More than $25 billion. That’s the combined ad spend of Volkswagen, BMW, Toyota, Ford, and GM each year.
Now, compare that to Tesla’s ad spend, which is a nice round figure: zero. Zilch. Nada.
And Elon Musk insists it will always be that way. Maybe this contrarian thinking is a good thinking; after all, Tesla is now worth more than the 9 largest car companies put together.
But what can you learn from Tesla’s brand strategies? Read on to find out.
Musk is on the record as saying “one customer should generate three”. Thus, it’s no surprise to see Tesla’s referral program constantly tweaked and optimised. Tesla’s incentives (such as giving customers and referrals $1000 off on their purchases) keeps the cash counters ringing.
Of course, Musk’s own Twitter following is enormous, and he uses his clout to feed the hype beast and drive buyers to Tesla in hordes. Like Apple, they use evangelists to spread the word, and bring more into the fold. And so they hype machine feeds itself, a self-perpetuating truth.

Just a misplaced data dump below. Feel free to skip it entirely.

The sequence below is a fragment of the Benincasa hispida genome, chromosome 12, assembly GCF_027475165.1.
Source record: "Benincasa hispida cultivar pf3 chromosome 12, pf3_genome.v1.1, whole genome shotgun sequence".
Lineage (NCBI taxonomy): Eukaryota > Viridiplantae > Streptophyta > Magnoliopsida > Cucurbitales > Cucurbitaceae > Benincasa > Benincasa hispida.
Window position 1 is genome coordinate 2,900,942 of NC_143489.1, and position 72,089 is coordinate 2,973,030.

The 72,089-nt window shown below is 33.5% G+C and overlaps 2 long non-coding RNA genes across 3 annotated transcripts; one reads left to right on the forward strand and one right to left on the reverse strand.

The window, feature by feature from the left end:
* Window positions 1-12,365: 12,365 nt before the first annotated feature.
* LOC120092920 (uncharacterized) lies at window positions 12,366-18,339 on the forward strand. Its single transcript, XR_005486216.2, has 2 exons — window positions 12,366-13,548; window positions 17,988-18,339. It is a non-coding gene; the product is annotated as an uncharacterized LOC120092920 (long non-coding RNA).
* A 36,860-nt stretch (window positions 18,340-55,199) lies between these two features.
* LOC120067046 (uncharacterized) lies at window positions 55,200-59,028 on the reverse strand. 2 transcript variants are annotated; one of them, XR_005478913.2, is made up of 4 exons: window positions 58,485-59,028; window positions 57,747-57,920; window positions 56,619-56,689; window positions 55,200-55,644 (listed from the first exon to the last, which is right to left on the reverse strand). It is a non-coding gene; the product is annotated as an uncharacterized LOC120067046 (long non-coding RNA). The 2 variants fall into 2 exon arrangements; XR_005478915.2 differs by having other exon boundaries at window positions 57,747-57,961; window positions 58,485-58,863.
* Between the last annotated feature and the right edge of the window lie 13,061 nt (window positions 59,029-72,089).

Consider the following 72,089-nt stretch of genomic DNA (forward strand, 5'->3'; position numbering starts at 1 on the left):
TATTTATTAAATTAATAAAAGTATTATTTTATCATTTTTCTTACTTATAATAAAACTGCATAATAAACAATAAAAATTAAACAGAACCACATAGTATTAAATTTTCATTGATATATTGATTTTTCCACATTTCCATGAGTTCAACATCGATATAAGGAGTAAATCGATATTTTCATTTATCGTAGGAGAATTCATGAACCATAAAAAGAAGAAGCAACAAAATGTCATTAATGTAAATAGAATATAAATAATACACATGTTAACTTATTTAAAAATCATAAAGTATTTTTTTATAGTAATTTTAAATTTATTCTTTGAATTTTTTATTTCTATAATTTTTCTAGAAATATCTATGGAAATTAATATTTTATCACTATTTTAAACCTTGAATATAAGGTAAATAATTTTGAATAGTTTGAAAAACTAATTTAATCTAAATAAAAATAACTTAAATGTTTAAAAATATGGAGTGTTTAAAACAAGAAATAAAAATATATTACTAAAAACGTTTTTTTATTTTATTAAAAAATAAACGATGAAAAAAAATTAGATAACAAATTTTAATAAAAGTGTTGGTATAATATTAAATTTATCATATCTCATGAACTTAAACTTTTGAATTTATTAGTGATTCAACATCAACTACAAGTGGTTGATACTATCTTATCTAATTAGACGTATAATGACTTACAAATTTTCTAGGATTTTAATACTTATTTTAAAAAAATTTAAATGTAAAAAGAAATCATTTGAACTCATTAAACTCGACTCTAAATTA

Through spectacular live events, Tesla generates waves (and sales) by putting on a show.
Falcon doors? Got it.
Electric trucks? You know it.
Even their failures go viral, like the broken glass on the Cybertruck. There ain’t any such thing as bad PR for Tesla.
Whether by design or accident, the limited production of Tesla’s and the crazy waitlists create a cocktail of demand that is just too heady. The waitlist for some of the cars stretch into months, and the recent shortage of chips will only exacerbate this.
Do you think that’ll stop potential buyers heading to Tesla in droves? The opposite. It’s human psyche to want what you can’t have.
King of the hill
People want to know they own a piece of nothing less than the best, and Tesla feeds into this mentality expertly.
Quickest production electric car at the Nurburgring? Check.
World’s Fastest SUV? Check.
A cybertruck that’s like nothing else? Double check.
Tesla owns the EV space right now, and it will take a lot of doing to unseat them. Sure, there are a lot of failings one can pin on the brand, but shoddy marketing isn’t one of them. Brand professionals can do a lot worse than take a leaf out of Tesla’s playbook.